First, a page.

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DIET FOR LIFE: PART 2 I HOLISTIC HEALTH


CASE STUDY


The effect of a biologically-correct diet on chronic Lyme disease by creating a healthy and balanced inner ecosystem


Medical condition: Chronic Lyme disease - a ‘systemic disease’ - which means it can affect all organs and parts of the body. Caught by a tick during a hike in nature.


Complications: Thyroid, adrenal gland, liver and heart problems and imbalances and a susceptibility for diabetes to develop with symptoms already developed.


Duration:


At least ten years. Once Lyme disease has a chance to progress undetected (which it does in most cases) it becomes chronic and in most cases becomes untreatable.


Solutions sought: A variety; from antibiotics to specific natural treatments such as a tincture made from ‘teasel’.


Single effective solution:


A change in diet, based on foods that are easier to digest and higher in nutritional value, to create an internal eco balance.


Results (since the diet): A clearer mind; stronger immune system; general improved health; more energy, less tired; less pain in the body; no more chronic flu- like symptoms and general malaise; and much more, too long to list here. Most recent test results have shown that the Borrelia infection (which causes Lyme disease) has lowered significantly and my body has finally been able to fight the infection.


Notes on the diet:


The below way of eating is used as an illustration of how it helped my health after suffering with chronic Lyme disease, following years of my own research into the effect of food on health. It is not based on any particular diet such as the raw or Paleo diet. By following even some of the suggestions, anyone of any age should start to lose weight, and feel healthier, happier, and less prone to colds and flu, for example. However, please note it does not serve as medical advice, and that every person is different.


Foundation of the diet


• Eating the types of food that are easier to digest, such as chicken rather than red meat, and preparing foods in a way which makes them easier to digest, e.g. by steaming vegetables. Once the digestive system improves, some harder-to-digest foods such as raw vegetables and meat can be added if desired.


• A high amount of vegetables: organic, and lightly steamed or boiled (there are further benefits to eating them raw but only once the digestive system is strong enough).


• Avoid combination of starches and carbohydrates with protein in one meal as it becomes hard to digest.


• In their raw state vegetables are full of nutrients but harder to digest, so specialist blenders such as the Nutribullet can help make them more digestible, and help extract more of its nutrition for our body, in a form it can more easily absorb.


• More salad with meals, once the digestive system is working well to digest it properly.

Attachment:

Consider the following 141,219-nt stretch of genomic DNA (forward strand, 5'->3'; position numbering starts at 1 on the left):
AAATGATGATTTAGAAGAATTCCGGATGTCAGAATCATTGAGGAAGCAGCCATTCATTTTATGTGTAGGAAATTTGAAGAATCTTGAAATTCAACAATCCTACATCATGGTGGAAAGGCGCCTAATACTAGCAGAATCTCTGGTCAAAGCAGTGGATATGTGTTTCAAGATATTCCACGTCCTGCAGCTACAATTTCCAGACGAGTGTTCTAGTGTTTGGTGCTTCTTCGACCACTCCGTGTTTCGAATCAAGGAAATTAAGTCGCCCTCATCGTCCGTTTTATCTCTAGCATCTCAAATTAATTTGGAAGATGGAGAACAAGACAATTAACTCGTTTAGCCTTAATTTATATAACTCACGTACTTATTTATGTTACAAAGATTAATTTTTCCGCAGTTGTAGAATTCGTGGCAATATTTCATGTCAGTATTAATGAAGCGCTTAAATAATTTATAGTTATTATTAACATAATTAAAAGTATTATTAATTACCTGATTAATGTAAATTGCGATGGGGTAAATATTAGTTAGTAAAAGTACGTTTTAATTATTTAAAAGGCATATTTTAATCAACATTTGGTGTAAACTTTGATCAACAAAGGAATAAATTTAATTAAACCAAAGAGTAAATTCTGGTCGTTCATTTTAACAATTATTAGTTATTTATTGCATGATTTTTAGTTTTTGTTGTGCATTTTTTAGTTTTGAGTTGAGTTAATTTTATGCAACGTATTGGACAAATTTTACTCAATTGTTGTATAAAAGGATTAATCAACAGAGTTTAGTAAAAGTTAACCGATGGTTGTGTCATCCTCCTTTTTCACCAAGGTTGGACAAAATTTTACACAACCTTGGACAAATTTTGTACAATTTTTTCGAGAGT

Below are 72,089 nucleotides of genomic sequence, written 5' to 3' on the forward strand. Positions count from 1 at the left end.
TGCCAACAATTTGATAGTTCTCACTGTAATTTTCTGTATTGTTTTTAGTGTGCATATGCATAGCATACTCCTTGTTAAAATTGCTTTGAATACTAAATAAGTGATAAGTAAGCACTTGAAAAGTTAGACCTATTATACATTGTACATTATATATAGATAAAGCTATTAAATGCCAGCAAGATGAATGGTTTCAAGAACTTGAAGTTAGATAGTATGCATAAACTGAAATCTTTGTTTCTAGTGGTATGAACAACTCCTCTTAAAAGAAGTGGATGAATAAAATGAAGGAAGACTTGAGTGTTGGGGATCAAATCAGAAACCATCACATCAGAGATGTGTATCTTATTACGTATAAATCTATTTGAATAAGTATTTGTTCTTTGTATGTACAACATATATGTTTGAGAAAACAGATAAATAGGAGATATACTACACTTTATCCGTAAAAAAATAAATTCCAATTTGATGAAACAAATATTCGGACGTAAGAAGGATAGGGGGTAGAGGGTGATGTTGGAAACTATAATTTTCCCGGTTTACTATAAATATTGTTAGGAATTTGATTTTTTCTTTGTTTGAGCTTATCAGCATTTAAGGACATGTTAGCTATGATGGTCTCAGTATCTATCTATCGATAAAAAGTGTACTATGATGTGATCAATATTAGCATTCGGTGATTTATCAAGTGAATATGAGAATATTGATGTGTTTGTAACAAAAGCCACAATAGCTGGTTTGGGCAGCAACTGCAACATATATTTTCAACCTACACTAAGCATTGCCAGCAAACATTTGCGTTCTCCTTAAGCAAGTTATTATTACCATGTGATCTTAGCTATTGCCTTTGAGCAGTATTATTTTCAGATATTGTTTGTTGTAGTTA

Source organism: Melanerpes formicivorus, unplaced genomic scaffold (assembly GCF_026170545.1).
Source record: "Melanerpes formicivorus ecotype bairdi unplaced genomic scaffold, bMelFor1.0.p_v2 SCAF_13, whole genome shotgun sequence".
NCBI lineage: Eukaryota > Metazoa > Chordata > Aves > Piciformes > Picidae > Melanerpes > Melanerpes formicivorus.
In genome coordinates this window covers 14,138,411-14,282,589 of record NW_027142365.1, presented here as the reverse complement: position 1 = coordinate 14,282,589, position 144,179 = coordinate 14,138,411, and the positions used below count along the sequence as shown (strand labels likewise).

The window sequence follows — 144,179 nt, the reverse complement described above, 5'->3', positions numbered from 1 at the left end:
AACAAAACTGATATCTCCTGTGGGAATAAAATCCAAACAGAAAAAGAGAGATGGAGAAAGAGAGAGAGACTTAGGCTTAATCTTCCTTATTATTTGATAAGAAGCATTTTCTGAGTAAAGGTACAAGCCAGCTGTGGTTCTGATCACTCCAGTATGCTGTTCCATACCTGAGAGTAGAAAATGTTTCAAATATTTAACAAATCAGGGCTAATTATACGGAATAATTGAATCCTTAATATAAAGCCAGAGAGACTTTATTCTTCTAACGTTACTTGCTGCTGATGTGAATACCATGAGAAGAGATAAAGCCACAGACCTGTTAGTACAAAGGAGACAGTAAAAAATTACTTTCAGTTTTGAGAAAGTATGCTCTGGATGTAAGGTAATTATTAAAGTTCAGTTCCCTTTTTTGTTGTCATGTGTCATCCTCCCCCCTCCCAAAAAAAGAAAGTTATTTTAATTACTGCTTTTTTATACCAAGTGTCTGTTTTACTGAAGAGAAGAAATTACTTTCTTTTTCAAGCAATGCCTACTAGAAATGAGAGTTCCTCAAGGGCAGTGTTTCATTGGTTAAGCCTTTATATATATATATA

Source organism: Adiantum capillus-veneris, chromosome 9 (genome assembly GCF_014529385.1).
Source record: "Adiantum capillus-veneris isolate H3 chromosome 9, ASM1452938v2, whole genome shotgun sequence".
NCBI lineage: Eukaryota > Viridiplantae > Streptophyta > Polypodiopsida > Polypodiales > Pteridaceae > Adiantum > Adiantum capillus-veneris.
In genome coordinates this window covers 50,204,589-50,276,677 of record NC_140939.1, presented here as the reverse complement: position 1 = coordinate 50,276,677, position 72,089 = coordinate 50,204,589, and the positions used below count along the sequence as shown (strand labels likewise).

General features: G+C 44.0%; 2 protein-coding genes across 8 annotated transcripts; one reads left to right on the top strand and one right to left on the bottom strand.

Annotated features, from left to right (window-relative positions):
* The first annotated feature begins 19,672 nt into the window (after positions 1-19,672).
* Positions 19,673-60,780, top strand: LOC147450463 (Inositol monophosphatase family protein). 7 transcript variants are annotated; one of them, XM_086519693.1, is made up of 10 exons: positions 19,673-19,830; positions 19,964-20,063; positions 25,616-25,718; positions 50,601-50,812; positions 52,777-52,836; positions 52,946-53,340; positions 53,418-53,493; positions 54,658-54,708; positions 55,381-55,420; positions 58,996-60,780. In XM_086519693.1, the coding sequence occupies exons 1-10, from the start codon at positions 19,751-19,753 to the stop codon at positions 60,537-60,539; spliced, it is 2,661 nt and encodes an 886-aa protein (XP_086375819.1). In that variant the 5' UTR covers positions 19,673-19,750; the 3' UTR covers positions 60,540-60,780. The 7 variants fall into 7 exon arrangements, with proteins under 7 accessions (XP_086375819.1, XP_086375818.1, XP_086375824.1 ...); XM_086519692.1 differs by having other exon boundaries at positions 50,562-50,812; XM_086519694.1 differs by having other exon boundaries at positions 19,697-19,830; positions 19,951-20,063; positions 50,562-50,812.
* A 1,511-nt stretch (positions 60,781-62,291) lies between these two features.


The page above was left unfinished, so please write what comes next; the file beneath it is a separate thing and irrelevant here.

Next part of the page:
• To make grains more digestible and absorbable: Soaking overnight with water and vinegar or lemon juice.


• To focus on quinoa, millet, the grain-like grains: As they are packed in nutrients, minerals and vitamins, and are easier to digest compared than for example couscous and rice.


• Seeds and nuts (mostly almonds, not many peanuts): Soaking overnight with water and vinegar (or milled) to remove, or soften their outer layer which is hard to digest, or by milling for example with the Nutribullet or other specialist blenders.


• Eating less or taking out of the diet foods that are too hard to digest (cow dairy, and limit the intake of meat, pasta and bread)


• Add foods to help the digestion process (enzymes, cultured vegetables *1, kefir milk *2, and organic cider vinegar).


• Goat’s milk and cheese instead of cow dairy (easier to digest, cause less allergies and inflammation in the body than cow’s milk).


• Lean and nutritious protein (such as non-farmed fish, free-range meat (in moderation) and chicken).


• Avoid foods that are toxic; low in nutrition; and too taxing and unnatural for the digestive system (e.g. ready and processed meals, biscuits etc).


• No processed sugar (substitute for example with a self-blended date paste) or sweeteners (stevia and xylitol); less frozen food and avoid use of microwave (takes out the life force of food).


• Choosing food higher in nutritional levels: Organic/ free range.


• Limit fruit intake (especially in the beginning of a new way of eating as its sugars feed Candida).


• Opt for healthy oils: Olive, coconut oil, and real organic butter from grass-fed cows.


• Find the right balance: Understand which foods are alkaline versus acidic-forming.


FURTHER READING:


[1] On how to culture vegetables, see for example http://bodyecology. com/articles/cveggies.php#.VPcDIPmsWCo


[2] Information about kefir milk is widely available on the internet, see for example:http://www.kefir.net/what-is-kefir/


and http://www.huffingtonpost.ca/2013/09/12/kefir- benefits_n_3914818.html


• Try to be aware of the 80% - 20% principles: Firstly, not overeating and eating until your are full for 80%, leaving 20% of your system for digestion; and secondly by ensuring 80% vegetables and 20% protein in one meal.


• Avoid overdoing the diet so it remains doable and fun.


• Allow your taste buds and body to get used to the new ways of eating. It becomes more and more enjoyable over time, and you will stop craving ‘the bad stuff’.


• Find what works for you and start listening to the body: We are all different, and the new way of eating should largely fit with our lifestyle and our current health. It’s all about balance.


www.body-life.uk body LIFE 2 I 2015 I 53


Femke van Iperen


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